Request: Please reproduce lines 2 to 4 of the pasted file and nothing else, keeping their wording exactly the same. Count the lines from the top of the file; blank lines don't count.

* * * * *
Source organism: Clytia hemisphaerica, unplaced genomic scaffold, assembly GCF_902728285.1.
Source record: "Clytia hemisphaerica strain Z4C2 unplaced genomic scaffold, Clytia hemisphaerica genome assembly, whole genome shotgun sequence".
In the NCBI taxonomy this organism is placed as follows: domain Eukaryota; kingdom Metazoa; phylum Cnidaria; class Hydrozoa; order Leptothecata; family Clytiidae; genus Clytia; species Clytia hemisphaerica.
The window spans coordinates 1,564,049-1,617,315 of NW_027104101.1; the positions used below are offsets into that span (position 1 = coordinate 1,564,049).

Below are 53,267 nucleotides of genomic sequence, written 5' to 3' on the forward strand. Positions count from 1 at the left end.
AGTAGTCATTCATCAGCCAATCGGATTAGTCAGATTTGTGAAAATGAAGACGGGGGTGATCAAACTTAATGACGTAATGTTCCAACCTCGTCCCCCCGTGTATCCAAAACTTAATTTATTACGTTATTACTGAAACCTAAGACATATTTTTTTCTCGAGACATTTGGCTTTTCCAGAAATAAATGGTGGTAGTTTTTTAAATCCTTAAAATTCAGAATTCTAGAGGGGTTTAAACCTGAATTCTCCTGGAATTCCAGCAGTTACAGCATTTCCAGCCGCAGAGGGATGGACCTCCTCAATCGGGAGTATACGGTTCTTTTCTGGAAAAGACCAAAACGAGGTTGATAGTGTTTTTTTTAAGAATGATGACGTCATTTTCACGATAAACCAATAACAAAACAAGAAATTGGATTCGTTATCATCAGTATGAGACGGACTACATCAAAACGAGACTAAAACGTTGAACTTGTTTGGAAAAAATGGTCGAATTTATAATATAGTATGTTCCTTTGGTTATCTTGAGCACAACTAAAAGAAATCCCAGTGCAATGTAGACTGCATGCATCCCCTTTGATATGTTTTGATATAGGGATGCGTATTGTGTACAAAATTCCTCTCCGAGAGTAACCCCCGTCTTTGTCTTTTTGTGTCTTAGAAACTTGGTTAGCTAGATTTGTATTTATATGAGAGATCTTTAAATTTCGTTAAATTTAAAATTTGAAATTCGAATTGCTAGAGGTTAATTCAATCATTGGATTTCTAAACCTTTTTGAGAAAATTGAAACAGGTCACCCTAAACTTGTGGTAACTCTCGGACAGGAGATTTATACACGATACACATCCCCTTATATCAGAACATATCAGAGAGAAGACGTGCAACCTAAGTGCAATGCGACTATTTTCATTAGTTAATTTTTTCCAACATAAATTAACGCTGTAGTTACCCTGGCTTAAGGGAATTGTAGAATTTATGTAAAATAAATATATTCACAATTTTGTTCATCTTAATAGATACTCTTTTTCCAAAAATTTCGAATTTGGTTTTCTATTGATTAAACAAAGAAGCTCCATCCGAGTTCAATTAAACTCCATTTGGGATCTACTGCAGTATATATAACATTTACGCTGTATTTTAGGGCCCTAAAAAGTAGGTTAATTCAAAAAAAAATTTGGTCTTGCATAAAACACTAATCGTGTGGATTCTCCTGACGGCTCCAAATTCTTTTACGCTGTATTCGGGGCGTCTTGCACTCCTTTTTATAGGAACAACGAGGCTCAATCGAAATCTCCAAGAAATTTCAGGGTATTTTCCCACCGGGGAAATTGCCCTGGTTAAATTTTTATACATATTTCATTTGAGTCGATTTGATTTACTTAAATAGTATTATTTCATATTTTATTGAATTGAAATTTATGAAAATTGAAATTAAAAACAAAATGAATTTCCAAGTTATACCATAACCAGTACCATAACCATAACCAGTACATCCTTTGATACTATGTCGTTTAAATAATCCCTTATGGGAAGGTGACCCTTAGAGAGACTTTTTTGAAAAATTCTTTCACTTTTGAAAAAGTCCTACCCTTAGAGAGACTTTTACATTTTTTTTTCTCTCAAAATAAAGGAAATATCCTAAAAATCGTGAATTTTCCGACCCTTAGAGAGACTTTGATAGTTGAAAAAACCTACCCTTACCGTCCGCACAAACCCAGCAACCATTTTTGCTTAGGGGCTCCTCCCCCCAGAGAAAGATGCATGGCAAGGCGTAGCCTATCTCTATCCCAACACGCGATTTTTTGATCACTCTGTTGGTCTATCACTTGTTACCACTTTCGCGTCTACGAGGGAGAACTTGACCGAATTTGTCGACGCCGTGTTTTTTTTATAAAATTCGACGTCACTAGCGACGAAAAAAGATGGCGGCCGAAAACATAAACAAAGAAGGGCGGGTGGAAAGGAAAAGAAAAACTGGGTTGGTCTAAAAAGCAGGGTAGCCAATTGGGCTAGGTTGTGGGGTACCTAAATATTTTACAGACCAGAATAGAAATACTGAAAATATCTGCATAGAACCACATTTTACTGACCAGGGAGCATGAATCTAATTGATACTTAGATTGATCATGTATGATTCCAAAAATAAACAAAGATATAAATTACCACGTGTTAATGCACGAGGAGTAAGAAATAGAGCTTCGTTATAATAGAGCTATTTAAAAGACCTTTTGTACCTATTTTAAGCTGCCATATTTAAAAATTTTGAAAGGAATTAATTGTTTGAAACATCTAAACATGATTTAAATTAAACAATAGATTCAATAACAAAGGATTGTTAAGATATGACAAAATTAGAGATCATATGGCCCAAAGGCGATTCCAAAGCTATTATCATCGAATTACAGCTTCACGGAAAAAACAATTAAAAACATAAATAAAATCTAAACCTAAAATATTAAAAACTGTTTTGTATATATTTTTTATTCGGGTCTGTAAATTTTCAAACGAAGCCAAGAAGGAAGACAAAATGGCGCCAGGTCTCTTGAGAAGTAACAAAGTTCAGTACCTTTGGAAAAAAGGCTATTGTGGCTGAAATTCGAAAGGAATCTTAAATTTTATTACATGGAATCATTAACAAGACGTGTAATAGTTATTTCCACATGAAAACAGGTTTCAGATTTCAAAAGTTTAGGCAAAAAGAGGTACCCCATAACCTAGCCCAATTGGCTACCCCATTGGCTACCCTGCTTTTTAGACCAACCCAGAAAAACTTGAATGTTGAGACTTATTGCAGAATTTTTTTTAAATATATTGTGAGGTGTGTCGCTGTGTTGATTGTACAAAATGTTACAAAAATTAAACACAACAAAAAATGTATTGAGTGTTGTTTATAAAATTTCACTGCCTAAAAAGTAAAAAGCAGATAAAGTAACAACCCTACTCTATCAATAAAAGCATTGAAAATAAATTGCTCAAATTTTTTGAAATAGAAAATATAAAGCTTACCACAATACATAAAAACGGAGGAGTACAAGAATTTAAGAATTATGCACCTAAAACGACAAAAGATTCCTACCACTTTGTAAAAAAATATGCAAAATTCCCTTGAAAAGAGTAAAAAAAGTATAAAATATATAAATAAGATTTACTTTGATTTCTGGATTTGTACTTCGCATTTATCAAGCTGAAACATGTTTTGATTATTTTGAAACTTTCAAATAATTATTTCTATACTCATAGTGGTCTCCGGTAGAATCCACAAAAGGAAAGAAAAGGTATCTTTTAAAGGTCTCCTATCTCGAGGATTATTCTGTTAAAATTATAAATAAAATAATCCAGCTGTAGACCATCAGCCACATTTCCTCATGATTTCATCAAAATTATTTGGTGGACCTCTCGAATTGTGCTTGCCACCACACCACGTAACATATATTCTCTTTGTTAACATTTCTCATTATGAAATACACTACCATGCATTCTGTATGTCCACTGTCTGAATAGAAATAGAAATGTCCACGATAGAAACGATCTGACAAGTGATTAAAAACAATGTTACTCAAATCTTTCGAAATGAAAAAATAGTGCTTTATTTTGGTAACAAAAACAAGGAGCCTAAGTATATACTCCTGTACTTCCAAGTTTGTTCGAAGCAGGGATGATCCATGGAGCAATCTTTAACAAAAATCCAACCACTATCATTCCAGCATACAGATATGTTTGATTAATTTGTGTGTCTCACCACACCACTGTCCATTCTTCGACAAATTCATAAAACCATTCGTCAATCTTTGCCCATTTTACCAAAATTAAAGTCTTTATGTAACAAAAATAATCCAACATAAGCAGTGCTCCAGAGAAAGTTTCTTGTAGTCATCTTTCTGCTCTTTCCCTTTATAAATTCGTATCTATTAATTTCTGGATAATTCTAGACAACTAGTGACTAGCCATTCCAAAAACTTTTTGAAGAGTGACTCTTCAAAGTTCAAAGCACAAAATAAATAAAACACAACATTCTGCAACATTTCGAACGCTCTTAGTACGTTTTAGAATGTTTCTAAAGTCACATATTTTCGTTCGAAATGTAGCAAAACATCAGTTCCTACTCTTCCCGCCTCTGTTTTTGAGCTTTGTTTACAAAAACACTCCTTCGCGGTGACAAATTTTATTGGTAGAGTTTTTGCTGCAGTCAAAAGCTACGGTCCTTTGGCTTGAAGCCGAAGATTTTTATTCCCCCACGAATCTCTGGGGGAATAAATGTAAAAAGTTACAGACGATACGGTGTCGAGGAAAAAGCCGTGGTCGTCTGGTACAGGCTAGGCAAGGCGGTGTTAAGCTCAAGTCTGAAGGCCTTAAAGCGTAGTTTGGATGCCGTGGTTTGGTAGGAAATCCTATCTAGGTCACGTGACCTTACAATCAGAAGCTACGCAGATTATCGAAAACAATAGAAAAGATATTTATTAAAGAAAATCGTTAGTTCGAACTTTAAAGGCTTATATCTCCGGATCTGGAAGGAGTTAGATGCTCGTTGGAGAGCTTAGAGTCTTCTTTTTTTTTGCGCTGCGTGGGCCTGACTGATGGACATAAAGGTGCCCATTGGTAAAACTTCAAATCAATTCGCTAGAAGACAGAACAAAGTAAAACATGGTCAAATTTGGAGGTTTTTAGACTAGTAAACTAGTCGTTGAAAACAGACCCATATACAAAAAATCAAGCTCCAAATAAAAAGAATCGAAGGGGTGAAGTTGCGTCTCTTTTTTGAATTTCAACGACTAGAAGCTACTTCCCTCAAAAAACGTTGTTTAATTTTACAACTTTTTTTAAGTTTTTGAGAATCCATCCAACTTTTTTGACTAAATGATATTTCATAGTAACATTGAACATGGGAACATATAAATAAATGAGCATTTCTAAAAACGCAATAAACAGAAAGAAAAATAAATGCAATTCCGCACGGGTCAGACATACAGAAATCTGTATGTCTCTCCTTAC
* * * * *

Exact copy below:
Source record: "Clytia hemisphaerica strain Z4C2 unplaced genomic scaffold, Clytia hemisphaerica genome assembly, whole genome shotgun sequence".
In the NCBI taxonomy this organism is placed as follows: domain Eukaryota; kingdom Metazoa; phylum Cnidaria; class Hydrozoa; order Leptothecata; family Clytiidae; genus Clytia; species Clytia hemisphaerica.
The window spans coordinates 1,564,049-1,617,315 of NW_027104101.1; the positions used below are offsets into that span (position 1 = coordinate 1,564,049).